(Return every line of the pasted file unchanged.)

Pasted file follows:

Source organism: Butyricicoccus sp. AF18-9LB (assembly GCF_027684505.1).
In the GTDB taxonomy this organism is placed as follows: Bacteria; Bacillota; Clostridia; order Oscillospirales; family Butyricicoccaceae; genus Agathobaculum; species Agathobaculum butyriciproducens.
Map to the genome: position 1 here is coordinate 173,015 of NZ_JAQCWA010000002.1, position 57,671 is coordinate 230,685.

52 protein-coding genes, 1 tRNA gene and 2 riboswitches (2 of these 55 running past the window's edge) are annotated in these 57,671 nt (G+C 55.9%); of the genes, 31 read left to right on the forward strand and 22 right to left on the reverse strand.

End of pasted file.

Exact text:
Source organism: Butyricicoccus sp. AF18-9LB (assembly GCF_027684505.1).
In the GTDB taxonomy this organism is placed as follows: Bacteria; Bacillota; Clostridia; order Oscillospirales; family Butyricicoccaceae; genus Agathobaculum; species Agathobaculum butyriciproducens.
Map to the genome: position 1 here is coordinate 173,015 of NZ_JAQCWA010000002.1, position 57,671 is coordinate 230,685.

52 protein-coding genes, 1 tRNA gene and 2 riboswitches (2 of these 55 running past the window's edge) are annotated in these 57,671 nt (G+C 55.9%); of the genes, 31 read left to right on the forward strand and 22 right to left on the reverse strand.